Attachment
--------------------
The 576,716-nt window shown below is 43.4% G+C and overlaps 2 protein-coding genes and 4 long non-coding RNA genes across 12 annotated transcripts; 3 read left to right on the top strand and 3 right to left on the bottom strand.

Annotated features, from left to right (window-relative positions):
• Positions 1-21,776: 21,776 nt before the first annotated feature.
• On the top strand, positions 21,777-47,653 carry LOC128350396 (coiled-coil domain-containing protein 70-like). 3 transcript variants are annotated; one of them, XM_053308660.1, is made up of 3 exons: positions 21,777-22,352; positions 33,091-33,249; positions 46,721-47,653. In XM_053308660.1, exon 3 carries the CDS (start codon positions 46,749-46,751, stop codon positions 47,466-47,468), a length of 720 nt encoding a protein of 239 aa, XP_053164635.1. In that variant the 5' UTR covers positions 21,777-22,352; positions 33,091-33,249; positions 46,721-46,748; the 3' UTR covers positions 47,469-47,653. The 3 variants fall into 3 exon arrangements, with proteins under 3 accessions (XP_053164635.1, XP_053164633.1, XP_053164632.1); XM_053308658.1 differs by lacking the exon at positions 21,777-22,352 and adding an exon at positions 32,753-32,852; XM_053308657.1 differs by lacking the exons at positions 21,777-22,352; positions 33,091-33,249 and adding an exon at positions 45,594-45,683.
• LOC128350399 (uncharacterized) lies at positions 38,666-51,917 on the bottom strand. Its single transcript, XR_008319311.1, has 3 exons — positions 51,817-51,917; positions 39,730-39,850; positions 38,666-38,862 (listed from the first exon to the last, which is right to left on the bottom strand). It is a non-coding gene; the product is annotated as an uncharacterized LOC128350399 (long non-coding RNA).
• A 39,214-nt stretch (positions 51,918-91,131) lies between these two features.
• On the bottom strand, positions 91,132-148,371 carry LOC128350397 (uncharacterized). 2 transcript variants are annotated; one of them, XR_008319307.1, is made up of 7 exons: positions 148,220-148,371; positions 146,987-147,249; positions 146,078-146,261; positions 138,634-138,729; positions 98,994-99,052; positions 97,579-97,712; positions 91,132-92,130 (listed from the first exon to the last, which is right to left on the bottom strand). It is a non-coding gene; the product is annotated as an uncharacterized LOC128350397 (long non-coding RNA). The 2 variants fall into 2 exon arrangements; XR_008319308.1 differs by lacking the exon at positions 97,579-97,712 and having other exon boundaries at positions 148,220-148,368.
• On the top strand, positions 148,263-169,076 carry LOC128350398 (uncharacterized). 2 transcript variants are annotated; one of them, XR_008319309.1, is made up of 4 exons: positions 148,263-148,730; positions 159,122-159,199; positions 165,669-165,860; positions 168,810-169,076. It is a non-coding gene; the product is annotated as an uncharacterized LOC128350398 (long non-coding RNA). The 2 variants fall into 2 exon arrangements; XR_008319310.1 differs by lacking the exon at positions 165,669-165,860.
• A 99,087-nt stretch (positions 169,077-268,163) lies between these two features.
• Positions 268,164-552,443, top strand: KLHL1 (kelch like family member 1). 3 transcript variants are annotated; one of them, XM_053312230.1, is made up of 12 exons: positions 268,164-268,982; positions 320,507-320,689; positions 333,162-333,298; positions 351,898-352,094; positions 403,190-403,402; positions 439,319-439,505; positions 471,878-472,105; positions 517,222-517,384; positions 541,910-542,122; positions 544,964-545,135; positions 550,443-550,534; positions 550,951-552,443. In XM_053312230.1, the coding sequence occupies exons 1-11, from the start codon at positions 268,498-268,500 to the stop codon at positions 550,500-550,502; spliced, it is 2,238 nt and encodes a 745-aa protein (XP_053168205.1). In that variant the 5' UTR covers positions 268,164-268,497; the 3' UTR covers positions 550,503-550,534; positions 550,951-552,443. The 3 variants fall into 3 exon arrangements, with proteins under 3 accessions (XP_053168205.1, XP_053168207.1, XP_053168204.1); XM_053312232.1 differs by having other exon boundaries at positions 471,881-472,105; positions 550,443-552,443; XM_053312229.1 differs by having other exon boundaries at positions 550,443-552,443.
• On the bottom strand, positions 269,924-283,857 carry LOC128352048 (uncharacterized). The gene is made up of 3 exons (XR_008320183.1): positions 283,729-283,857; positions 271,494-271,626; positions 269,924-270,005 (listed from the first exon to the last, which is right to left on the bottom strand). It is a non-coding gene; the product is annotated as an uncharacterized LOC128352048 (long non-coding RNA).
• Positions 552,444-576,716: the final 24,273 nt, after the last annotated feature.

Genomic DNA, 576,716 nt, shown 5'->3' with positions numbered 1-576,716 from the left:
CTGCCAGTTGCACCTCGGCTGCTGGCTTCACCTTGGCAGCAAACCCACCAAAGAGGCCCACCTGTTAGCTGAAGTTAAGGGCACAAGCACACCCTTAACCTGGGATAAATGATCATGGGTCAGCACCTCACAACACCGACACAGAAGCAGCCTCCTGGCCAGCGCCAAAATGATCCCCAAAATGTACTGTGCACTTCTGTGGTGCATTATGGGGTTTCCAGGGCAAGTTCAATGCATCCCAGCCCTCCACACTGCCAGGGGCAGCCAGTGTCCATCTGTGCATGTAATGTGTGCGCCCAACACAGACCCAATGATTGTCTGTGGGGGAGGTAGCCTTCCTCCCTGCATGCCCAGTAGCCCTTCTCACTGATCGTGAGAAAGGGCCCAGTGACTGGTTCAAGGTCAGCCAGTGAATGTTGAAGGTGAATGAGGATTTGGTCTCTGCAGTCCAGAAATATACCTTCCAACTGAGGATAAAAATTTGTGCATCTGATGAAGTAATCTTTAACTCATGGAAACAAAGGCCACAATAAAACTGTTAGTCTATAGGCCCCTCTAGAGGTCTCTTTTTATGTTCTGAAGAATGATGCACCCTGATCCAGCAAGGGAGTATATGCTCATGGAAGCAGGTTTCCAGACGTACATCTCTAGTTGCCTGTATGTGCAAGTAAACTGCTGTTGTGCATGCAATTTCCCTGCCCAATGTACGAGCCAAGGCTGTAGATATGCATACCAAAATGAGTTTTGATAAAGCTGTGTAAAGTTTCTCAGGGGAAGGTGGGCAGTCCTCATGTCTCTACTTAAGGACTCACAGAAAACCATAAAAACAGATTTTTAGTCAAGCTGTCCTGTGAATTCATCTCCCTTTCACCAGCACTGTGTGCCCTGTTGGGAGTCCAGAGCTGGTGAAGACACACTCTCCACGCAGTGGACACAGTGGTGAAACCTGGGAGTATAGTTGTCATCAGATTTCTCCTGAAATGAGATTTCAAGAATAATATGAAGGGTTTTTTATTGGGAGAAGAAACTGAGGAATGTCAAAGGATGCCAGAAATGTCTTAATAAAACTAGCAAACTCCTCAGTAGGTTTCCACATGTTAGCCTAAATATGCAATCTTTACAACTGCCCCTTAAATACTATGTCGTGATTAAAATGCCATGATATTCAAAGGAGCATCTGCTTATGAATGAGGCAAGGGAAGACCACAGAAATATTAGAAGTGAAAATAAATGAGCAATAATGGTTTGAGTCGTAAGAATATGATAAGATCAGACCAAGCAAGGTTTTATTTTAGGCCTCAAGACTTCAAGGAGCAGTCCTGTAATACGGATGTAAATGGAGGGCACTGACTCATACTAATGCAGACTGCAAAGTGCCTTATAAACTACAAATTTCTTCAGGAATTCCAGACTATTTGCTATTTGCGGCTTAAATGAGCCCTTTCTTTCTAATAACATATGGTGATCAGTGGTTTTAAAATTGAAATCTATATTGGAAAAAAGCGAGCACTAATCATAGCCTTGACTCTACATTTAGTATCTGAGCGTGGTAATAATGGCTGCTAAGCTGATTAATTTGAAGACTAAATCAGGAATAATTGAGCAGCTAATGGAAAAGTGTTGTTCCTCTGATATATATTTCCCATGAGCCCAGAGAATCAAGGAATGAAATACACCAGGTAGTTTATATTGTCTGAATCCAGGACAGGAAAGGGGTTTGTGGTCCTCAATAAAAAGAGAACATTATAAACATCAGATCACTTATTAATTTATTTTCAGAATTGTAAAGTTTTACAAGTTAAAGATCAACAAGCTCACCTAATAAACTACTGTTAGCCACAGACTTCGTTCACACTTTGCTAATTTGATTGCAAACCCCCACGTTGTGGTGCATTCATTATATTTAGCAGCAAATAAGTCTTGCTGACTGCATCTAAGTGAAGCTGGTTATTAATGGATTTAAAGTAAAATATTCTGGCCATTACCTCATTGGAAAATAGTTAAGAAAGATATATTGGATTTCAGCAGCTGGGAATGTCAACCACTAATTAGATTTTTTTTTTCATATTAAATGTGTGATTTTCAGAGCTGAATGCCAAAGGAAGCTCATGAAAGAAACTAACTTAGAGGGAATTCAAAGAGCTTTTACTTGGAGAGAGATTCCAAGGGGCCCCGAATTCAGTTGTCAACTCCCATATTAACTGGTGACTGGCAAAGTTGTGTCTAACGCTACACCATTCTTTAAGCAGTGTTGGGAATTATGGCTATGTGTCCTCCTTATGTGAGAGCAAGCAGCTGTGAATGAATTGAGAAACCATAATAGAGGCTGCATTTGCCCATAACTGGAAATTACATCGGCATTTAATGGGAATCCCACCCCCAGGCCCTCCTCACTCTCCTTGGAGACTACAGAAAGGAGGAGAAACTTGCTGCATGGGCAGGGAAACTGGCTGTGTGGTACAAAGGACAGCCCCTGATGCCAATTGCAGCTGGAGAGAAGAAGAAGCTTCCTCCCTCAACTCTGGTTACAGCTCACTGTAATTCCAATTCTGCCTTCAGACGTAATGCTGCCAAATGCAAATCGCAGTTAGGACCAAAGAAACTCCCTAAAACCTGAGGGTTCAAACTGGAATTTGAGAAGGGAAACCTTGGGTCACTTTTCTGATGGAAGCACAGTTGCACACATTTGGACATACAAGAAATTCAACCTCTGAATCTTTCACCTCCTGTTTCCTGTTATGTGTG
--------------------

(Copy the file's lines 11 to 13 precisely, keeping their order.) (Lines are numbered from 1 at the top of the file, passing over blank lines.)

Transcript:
• On the bottom strand, positions 269,924-283,857 carry LOC128352048 (uncharacterized). The gene is made up of 3 exons (XR_008320183.1): positions 283,729-283,857; positions 271,494-271,626; positions 269,924-270,005 (listed from the first exon to the last, which is right to left on the bottom strand). It is a non-coding gene; the product is annotated as an uncharacterized LOC128352048 (long non-coding RNA).
• Positions 552,444-576,716: the final 24,273 nt, after the last annotated feature.

Genomic DNA, 576,716 nt, shown 5'->3' with positions numbered 1-576,716 from the left: